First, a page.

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The windmill uses reverse-osmosis to produce enough water for 500 people a day. The device also stores 5 days worth of water, and has mechanical safeguards to protect it.  (Source: TU Delft)

The new windmill desalination system is purely mechanical... no electrical components necessary!  (Source: TU Delft)
New high-tech Windmill promises clean, fresh drinking water to many ocean-bordering villages, worldwide

The problematic lack of clean drinking water plagues many impoverished nations worldwide.  Many people do not realize that even nations bordering the sea often suffer water shortages and drink contaminated water.  A new high-tech windmill aims to provide relief for the third-world's water crisis. 

The new windmill can purify salt water purely by wind-driven mechanical energy.  The windmill was designed at the Delft University of Technology (TU Delft) in The Netherlands.  It runs by using the wind's mechanical force to pump water, and utilizes a high tech reverse osmosis membrane.  The pumped water is pushed against this membrane at approximately 60 bar of pressure, and the salt is kept inside while pure water travels across the membrane.

The windmill setup is estimated to 5 to 10 m3 of fresh water a day, based on the device’s capacity at varying wind speeds.  Such output could provide a village of up to 500 people with drinking water.  Water reservoirs will store enough water for five days, in order to avoid water shortages during non-windy days.  The device also has three mechanical safeguards built in to protect it if the installation runs dry, if the installation experiences too low revolutions, or if the installation experiences too high revolutions.  No electrical controls are needed to accomplish these safeguards.

Previous windmill/reverse osmosis setups have been used, but never has the mechanical energy been used to directly fuel the process.  In previous setups, the windmill was used to generate electricity, which was then stored, and used to power a pump driving the reverse osmosis at a much lower efficiency. 

The windmill setup is currently near the A13 motorway outside Delft.  It will be transported to Curaçao for field testing using salt water later this week.  TU Delft hopes to offer similar devices to small villages in dry, isolated coastal areas.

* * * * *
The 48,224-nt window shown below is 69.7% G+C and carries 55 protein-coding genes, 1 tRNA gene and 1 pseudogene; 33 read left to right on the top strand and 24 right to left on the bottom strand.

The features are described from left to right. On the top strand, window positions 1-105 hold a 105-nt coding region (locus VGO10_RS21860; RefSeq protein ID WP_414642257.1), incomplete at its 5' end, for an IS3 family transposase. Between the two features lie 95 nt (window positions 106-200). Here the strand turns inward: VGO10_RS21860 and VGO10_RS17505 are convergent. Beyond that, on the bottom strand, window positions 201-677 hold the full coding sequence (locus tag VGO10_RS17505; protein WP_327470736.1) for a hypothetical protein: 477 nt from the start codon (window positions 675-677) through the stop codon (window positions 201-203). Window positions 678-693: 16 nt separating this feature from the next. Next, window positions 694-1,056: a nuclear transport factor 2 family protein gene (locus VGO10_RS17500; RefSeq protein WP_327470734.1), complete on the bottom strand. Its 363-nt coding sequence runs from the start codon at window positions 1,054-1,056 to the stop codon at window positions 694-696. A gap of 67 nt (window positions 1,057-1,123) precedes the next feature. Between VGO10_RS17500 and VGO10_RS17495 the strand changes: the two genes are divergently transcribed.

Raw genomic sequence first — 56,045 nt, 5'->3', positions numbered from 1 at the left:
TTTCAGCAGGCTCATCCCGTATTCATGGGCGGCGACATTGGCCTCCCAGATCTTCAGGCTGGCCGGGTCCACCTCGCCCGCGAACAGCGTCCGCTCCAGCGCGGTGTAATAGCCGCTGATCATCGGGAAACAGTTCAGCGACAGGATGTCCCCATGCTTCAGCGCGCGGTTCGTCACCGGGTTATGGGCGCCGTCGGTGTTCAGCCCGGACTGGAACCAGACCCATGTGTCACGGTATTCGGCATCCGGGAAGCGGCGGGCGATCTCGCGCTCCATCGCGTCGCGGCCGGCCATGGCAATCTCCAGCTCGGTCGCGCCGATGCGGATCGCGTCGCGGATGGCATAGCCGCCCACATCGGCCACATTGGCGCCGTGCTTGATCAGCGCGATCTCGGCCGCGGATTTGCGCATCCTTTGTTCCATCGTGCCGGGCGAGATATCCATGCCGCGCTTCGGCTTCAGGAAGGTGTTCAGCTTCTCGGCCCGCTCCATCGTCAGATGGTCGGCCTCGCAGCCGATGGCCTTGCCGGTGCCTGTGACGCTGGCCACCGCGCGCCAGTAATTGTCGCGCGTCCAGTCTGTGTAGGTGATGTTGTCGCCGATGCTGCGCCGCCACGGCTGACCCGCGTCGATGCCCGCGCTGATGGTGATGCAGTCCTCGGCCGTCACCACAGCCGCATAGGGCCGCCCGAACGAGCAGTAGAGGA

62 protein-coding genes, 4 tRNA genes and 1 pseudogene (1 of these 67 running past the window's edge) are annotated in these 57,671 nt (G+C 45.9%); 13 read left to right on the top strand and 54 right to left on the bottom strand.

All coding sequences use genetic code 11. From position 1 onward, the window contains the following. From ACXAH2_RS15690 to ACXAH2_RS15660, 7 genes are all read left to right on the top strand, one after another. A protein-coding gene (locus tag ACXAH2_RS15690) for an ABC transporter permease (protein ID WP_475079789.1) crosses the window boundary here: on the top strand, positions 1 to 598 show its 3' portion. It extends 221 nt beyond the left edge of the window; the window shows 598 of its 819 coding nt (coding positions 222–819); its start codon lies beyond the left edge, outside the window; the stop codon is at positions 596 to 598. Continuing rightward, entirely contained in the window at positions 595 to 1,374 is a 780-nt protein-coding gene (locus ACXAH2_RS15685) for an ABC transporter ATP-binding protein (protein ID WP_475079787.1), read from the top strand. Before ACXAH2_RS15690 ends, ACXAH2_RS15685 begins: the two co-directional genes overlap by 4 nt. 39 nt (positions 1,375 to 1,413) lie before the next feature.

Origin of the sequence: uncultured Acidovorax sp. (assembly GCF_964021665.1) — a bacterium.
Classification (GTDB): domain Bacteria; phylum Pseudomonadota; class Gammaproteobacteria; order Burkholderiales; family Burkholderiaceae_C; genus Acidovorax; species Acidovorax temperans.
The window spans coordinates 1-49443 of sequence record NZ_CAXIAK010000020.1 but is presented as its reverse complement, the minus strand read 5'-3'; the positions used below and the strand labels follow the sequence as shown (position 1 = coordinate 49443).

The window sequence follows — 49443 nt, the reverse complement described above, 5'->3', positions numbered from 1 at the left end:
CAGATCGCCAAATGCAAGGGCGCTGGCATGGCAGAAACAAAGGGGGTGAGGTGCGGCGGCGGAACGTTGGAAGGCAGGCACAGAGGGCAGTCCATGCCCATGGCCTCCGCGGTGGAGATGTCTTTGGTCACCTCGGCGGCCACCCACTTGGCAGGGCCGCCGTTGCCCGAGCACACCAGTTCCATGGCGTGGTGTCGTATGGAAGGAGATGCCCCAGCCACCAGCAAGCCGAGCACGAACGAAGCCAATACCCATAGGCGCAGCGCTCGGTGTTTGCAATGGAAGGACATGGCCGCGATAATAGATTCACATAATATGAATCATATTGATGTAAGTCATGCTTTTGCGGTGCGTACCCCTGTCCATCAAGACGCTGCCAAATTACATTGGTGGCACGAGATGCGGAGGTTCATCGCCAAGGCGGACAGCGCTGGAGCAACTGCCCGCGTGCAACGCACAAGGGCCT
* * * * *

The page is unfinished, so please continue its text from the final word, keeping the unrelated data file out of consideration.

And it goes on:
The fact that the purely mechanical process is superior in terms of efficiency and simplicity to the electro-mechanical system is a reminder that in this modern world of high tech electronics, sometimes the most "high tech" solution is one with no electronics at all.



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I must wonder...
By Souka on 3/4/2008 10:58:36 AM , Rating: 2
I must wonder...why this hasn't been done before. What new "breakthrough" or device allows direct mechanical pumping of an osmatic filtering device?

I do see the effeciencies of this type of setup vs. a typical windmill electrical generator setup...which then needs to use its electricty to drive a pump for the filter...this is really neat.

Also... how much will it save a village over the course of a year...5 years...10 years....compared to a conventional setup?




RE: I must wonder...
By cubeless on 3/4/2008 11:17:29 AM , Rating: 4
someone not interested in selling generators and batteries came up with this...

and the electromechanical system can be regulated better (can make the r/o membrane last longer) and smoothes out the ebb and flow of wind availability and force...

just another case where 'simpler and cheaper' can get the job done sufficiently...


RE: I must wonder...
By geddarkstorm on 3/4/2008 12:13:35 PM , Rating: 2
Electromechanical is not the end all. People sometimes forget that good engineering is most important. A good design can smooth out the ebb and flow passively without electronics--and it sounds like this thing does that, has greater efficiency than electronics, and passive safeguards instead of active electronic ones (passive is almost always better if it can be practically implemented). No troublesome batteries, wire/sensor corrosion, or electrical pump to break down on top of the actual windmill system itself.


"We shipped it on Saturday. Then on Sunday, we rested." -- Steve Jobs on the iPad launch

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